This paper aims to reveal the socio-historical meanings of ponch’ŏdŭl, or original wives, as a symptom of kyunyŏl (crack) in the conjugal discourse of the 1930s colonial Korea. One of the central sources of examination is the serialized ‘Questions and Answers’ (Q&A) column in the Korean-language newspapers that document the pleas made by ponch’ŏdŭl and the advice given to them by reporters and celebrities of the era. The ponch’ŏ, or an original wife, is a reflection of the polygamy that was widely in practice at the time, which differentiates her from concubine(s). Similar to the way in which tabloids invade into the privacy of “celebrities” in contemporary era, the papers in the 1930s published Q&A columns making interventions particularly into the romantic quarters of readers’ lives, by listening to their problems and offering advice. This paper seeks to uncover and historicize the significance of the Q&A column as a source that generated public opinion, perhaps even consensus, among interested readers, which in turn informs the “grand narratives” of history.
Free love and marriage have been regarded as an essential criterion for establishing the modern gender order and family ethics. If pre-modern practice of marriage was defined by the selection of partner made by the patriarch, it collided with the modern marriage that prioritized the “free will” of the concerned individuals. In essence, this collision meant the clash between the old and new in terms of values and order. As was the case in most western traditions, free love and marriage meant progressive and positive movements signaling the liberation of emotions in Korea. In the Korean context, however, free love and marriage generated delicate and complicated conflicts that went beyond the collision between the pre-modern and modern values. Those who pursued for free love and marriage sometimes brought violence and oppression on to others, namely the original wife in colonial Korea.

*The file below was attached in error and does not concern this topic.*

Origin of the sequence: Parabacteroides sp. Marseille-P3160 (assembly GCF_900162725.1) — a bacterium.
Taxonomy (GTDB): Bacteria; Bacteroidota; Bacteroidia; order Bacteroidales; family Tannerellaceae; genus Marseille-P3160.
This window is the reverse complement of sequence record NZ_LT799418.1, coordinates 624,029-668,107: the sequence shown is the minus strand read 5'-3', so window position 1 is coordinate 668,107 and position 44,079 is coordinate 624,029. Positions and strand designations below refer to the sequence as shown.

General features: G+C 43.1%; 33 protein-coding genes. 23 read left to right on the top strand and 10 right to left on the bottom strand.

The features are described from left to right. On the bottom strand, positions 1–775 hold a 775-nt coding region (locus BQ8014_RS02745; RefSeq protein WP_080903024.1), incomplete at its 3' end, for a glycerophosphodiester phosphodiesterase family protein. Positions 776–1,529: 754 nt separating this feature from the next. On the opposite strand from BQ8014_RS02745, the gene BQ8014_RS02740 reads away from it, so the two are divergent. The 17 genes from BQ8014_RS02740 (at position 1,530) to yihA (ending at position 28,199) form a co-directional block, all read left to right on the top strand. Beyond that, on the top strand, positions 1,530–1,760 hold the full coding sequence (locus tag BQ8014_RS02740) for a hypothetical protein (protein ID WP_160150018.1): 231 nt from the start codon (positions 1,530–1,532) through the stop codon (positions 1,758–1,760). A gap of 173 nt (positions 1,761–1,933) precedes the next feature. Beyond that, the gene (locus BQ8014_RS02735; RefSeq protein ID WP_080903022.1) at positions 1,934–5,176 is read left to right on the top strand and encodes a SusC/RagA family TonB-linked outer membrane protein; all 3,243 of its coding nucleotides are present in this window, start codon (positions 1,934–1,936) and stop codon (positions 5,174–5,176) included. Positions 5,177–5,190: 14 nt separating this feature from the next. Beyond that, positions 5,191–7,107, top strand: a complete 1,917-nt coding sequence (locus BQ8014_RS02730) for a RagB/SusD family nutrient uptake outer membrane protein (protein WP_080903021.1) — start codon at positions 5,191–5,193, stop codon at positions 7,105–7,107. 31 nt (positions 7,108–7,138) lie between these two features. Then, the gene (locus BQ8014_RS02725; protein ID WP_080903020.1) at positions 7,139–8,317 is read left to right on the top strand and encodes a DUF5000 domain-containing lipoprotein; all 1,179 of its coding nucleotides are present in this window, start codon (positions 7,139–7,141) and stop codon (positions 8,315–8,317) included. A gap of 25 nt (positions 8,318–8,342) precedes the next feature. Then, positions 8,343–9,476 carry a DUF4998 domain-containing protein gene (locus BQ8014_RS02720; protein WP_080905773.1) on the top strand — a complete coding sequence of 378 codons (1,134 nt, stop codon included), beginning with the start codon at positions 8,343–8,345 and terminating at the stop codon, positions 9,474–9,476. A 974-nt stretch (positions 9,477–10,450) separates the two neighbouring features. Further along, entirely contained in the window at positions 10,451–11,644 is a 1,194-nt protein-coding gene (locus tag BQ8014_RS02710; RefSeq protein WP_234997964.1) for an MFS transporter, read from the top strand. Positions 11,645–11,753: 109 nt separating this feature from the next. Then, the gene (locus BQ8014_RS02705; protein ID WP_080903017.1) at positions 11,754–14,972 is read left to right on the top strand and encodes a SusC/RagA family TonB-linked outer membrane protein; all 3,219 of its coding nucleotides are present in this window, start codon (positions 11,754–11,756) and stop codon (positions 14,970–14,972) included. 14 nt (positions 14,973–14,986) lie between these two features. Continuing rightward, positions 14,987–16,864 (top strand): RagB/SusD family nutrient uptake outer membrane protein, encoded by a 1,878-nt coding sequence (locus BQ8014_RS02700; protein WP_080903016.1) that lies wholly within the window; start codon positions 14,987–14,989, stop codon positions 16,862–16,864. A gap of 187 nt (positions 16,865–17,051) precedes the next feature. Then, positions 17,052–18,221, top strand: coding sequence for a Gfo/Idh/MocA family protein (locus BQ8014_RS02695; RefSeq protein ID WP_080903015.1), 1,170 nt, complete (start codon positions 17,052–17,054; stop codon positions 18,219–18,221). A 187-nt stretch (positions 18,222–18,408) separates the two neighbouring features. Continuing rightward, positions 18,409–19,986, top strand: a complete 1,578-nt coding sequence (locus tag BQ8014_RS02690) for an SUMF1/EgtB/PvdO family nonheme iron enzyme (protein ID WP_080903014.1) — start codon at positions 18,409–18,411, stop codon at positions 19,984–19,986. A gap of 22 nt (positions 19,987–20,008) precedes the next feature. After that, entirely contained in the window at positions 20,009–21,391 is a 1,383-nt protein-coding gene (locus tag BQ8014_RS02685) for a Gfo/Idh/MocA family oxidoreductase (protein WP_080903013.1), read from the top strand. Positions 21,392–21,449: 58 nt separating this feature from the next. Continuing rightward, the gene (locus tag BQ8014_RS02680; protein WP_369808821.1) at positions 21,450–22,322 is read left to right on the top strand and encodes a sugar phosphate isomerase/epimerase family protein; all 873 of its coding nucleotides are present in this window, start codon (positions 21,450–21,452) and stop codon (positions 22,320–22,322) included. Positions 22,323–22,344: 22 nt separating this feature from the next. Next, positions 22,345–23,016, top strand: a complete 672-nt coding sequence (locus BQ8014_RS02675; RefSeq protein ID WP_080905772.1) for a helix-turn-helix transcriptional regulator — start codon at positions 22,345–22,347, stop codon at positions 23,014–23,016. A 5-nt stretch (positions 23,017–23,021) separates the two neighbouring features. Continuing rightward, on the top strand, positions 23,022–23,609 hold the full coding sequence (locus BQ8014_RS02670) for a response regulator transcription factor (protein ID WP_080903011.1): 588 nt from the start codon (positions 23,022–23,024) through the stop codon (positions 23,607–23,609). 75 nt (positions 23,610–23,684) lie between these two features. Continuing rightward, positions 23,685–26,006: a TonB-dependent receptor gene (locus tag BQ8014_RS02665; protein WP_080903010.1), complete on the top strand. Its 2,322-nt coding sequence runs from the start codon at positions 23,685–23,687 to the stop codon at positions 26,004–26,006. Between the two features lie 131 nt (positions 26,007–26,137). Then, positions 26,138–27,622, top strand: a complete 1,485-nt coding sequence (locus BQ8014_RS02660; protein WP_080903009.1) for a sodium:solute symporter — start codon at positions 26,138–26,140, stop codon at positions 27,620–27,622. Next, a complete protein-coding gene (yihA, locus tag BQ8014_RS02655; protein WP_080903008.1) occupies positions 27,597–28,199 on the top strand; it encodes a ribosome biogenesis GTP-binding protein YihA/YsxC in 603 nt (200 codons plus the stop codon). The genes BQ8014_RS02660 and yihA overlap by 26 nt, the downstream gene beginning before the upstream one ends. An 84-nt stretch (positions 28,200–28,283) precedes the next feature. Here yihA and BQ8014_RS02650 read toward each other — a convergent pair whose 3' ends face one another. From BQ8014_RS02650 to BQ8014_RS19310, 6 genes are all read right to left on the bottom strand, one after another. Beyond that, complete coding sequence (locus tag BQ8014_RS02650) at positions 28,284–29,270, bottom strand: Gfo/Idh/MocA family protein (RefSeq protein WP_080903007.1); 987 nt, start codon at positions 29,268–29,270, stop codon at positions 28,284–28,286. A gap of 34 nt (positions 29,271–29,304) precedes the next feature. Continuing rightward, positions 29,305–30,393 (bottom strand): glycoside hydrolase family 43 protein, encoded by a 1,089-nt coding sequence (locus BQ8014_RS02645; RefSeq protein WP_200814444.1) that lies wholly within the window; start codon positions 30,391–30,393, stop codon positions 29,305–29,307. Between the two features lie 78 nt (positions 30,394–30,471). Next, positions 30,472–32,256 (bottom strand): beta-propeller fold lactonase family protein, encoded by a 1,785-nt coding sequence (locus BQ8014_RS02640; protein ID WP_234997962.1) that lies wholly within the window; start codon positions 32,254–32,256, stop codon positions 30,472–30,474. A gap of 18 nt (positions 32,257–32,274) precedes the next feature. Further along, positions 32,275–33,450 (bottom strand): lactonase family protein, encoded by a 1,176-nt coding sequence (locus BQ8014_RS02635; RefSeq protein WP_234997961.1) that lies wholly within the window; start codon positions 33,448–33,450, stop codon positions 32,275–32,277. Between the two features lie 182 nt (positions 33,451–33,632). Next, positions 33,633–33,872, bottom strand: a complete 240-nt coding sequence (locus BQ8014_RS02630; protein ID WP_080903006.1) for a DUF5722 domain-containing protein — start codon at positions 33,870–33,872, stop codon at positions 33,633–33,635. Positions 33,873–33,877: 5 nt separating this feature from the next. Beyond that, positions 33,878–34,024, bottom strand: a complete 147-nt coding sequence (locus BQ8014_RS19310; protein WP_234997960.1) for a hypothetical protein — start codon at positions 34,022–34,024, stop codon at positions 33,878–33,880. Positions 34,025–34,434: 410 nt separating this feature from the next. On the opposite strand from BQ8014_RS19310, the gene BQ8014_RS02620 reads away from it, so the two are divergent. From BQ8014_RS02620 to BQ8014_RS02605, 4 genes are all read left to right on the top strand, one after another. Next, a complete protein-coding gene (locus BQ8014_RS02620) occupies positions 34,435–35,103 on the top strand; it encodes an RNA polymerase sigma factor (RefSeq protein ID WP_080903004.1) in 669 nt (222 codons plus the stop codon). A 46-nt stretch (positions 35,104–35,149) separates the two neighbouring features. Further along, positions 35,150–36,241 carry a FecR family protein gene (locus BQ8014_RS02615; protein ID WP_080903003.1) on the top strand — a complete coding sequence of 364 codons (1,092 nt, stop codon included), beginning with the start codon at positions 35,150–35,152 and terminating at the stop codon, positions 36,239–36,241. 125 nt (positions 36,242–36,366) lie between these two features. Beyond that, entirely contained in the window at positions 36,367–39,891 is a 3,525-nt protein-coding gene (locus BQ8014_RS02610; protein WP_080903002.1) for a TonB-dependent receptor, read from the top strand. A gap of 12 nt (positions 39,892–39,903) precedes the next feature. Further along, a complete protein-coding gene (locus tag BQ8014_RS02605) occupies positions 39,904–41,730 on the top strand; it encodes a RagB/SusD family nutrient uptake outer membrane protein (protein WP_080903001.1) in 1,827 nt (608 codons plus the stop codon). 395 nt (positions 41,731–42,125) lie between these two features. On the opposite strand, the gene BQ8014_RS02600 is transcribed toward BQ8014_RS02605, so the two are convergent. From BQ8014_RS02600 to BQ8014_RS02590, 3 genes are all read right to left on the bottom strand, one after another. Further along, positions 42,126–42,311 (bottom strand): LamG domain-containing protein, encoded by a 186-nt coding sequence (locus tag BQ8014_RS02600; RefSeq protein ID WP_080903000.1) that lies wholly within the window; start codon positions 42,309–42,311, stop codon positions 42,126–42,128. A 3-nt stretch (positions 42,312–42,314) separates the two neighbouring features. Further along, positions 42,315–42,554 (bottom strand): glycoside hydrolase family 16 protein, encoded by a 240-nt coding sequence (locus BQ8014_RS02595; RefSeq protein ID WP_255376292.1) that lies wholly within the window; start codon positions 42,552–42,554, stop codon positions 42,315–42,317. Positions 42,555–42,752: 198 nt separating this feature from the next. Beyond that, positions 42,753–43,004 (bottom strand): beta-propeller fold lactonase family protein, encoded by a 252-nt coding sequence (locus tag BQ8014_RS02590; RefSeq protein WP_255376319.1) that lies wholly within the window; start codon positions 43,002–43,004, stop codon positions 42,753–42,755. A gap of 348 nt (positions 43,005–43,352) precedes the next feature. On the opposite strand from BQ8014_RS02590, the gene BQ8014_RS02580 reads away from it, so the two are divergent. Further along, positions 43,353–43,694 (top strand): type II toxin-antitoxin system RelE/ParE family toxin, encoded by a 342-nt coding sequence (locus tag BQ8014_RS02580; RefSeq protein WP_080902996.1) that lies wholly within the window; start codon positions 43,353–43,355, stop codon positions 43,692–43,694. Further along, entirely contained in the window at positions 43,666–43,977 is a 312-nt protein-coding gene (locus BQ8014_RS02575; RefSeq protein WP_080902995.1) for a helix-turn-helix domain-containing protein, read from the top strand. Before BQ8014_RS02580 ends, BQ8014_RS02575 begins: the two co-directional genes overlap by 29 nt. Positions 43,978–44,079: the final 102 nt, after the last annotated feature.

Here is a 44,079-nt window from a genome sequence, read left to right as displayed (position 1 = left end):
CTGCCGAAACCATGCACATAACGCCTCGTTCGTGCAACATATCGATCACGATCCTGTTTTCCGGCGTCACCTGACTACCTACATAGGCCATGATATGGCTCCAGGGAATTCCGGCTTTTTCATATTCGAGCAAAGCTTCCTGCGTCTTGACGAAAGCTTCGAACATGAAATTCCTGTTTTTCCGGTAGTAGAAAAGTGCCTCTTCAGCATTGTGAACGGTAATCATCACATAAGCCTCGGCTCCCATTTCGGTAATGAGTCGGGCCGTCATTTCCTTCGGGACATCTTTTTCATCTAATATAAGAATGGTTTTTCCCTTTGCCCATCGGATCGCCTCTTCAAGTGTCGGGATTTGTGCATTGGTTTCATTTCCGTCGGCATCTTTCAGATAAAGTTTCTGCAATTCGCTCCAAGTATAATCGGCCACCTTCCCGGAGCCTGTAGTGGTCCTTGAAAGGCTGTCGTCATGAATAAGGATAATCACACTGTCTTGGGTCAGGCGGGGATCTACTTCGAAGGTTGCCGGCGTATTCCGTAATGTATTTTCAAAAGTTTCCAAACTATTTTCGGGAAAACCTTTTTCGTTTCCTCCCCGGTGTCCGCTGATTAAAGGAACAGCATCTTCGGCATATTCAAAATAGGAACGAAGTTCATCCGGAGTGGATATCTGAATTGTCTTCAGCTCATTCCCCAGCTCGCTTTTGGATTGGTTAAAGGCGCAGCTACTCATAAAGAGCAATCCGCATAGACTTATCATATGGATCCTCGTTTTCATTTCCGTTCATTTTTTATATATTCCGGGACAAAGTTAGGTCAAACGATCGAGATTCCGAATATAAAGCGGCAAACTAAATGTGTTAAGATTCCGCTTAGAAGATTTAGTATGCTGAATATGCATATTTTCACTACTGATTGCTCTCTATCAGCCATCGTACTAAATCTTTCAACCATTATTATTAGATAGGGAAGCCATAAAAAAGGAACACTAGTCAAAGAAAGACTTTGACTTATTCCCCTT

Although free love and marriage were upheld by young intellectuals as indispensable modern values, the pre-modern convention of early marriage flourished in colonial Korea. Male students were generally forced by their fathers to get married to uneducated traditional women at the age of 12-13 while most female students had to delay marriage until graduation. For female students, combining studying and running a household in the patriarchic family structure was unrealistic; also, school rules restricted female students from marriage. This led to a widely spread trend in colonial Korea in which married male students deserted their ponch’ŏdŭl and partnered with educated “new women” in their pursuit of indulgent free love. If an educated young man and his partner, a “new woman” were to get married, the man had to divorce his ponch’ŏ first. That is to say, in order to transition from free love to free marriage, one had to obtain the right of free divorce.
To achieve this right of free divorce, however, a married men had to overcome the obstacles of gaining agreements of stubborn ponch’ŏdŭl, not to mention the imposing authority of their fathers’ order to remain faithful to their ponch’ŏdŭl. But the ponch’ŏdŭl, who were still immersed in the pre-modern virtue of condoning concubines, would reject their husbands’ demand for divorce. Therefore, for those who sought free love against the wishes of their patriarchs, ponch’ŏdŭl were the first round of obstruction representing the oppression of monstrous feudal conventions. On the other hand, ponch’ŏdŭl themselves were the weakest in the face of pressing old virtues that highlighted obedience to their husbands and in-laws; this is not to mention that these women were uneducated and economically incompetent. In other words, ponch’ŏdŭl were at once the biggest obstacles to the modern value of free love but at the same time the most disempowered individuals w